Michigan Appeals Court Orders Defiant Barbershop to Close, Calling It An 'Imminent Threat' to Public Health

A Michigan Court of Appeals on Thursday ordered a lower court to close an Owosso city barbershop. Karl Manke, the shop's 77-year-old owner, reopened despite restrictions due to coronavirus. The court's 2-1 decision called the shop an "imminent threat" to public health, according to the order reviewed by Newsweek.

Manke reopened his barbershop on May 4 in violation of Governor Gretchen Whitmer's executive order shutting down all non-essential businesses amid the ongoing coronavirus pandemic. He said he did so because he couldn't survive any longer without an income and thought he could safely provide services by using face masks and hand sanitizer.

After Manke ignored state and local commands to shut down, the Michigan Department of Health issued an Imminent Threat and Abatement Order telling him to close. He refused.

Afterward, state Attorney General Dana Nessel filed a motion for a restraining order to close the shop. However, a Shiawassee County judge refused the order.

The Thursday decision by the Court of Appeals overturns the Shiawassee County judge's refusal and instructs the judge to issue the injunction requiring the immediate closure of the shop.

Manke told WEYI-TV that he planned on keeping his shop open despite the court order.

Manke's lawyer, David Kallman, told Newsweek that he filed an appeal with the state's supreme court before the lower court could issue the injunction that would've closed Manke's shop. Under Michigan state law, Kallman said, filing placed the injunction on hold, allowing Manke's shop to legally stay open until the higher court decides what to do.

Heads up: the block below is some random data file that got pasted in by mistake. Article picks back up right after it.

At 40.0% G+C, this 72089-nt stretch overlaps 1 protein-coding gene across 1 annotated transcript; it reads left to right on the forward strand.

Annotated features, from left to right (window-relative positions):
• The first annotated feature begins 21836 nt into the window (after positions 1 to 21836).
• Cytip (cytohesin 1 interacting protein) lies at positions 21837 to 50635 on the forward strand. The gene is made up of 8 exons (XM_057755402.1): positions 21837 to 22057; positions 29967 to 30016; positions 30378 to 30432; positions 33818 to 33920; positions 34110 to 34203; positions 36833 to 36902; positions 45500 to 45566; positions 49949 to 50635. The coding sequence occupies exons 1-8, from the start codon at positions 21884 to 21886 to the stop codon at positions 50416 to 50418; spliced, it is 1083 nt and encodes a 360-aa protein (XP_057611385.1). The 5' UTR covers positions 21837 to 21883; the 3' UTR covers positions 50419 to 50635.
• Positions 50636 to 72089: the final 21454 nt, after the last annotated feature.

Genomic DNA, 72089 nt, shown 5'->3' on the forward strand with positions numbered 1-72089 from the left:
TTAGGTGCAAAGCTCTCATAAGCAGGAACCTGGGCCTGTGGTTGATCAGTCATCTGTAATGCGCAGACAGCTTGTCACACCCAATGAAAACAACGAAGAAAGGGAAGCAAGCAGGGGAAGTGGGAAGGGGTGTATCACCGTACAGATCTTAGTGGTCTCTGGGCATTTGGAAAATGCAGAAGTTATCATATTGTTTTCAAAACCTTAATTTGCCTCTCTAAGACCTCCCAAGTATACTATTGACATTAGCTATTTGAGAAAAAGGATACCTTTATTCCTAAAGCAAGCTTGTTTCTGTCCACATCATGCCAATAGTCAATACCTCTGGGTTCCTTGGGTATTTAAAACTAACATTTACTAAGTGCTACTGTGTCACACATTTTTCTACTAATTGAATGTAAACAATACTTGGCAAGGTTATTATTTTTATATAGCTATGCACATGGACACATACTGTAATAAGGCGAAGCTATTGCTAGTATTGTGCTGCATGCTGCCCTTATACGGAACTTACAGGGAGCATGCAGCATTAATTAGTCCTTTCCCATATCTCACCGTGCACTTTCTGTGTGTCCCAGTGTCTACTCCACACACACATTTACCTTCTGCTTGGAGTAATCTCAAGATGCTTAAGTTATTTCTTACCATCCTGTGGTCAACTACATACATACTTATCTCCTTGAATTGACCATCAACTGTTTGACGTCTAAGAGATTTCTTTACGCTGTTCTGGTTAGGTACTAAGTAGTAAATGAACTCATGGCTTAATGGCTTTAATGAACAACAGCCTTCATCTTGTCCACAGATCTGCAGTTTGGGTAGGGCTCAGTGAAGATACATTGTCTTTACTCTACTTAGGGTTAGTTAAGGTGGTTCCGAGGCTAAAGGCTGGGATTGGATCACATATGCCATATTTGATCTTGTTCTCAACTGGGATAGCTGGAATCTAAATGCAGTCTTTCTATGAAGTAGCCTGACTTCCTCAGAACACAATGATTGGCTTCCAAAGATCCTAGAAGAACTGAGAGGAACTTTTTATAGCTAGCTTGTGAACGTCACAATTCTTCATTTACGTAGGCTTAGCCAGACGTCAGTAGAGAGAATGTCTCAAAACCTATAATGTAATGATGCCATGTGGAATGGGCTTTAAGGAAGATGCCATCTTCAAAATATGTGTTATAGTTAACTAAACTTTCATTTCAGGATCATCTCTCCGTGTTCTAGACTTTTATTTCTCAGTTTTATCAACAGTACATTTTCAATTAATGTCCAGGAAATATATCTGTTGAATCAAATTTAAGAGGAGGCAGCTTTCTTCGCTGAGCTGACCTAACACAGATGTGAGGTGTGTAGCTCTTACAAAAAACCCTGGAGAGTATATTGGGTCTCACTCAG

"We were astounded that the Court of Appeals majority would issue a decision that so clearly violates the law and court rules," Kallman said in a statement. "This appeal to the Supreme Court will allow Mr. Manke to be heard so that he can continue to exercise his constitutional right to speak out and earn a living and to keep his barbershop open in a safe and responsible manner."

Additionally, Kallman told Newsweek that the state's supreme court could take a long time to decide whether to hear the case. However, he thinks the court may consolidate Manke's case with others currently challenging Whitmer's executive order, possibly expediting the legal process so state residents know how to proceed.

The Court of Appeals said that Manke "failed to present any evidence to rebut the [Department of Health's] conclusion that operation of the barbershop posed a serious public health danger."

The court also noted that Sarah Schultz, a paralegal working in the Corporate Oversight Division of the Michigan Attorney General's Office, provided photos that showed "appropriate social distancing is not taking place" inside or outside of shop. Furthermore, the photos showed that "many individuals, including at times Karl Manke himself, are not wearing masks and are coming in close contact with one another."

A barbershop pole
Rain collecting on a barbershop pole. Bill Chizek/Getty

Manke, in his defense, objected to the constitutional validity of Whitmer's executive order. Manke said re-opening his shop is a form of political protest protected by the free speech guarantee of the U.S. Constitution's First Amendment.

However, the court quoted a 1989 U.S. Supreme Court decision about flag burning, saying "We cannot accept the view that an apparently limitless variety of conduct can be labeled 'speech' whenever the person engaging in the conduct intends thereby to express an idea."

Because Whitmer's executive order targets the spread of COVID-19 rather than Manke's speech, the appellate court said it was not trying to oppress his free speech.

Manke also argued that executive order "violates his constitutional right to equal protection under the law because some businesses are allowed to remain open whereas others are closed."

But the court said the state had a "rational basis" to keep such businesses closed, especially since neither Manke nor his business represents any "protected classes" of people historically given additional protection from institutional discrimination.

This article has been updated to include a statement from the Manke's lawyer, David Kallman.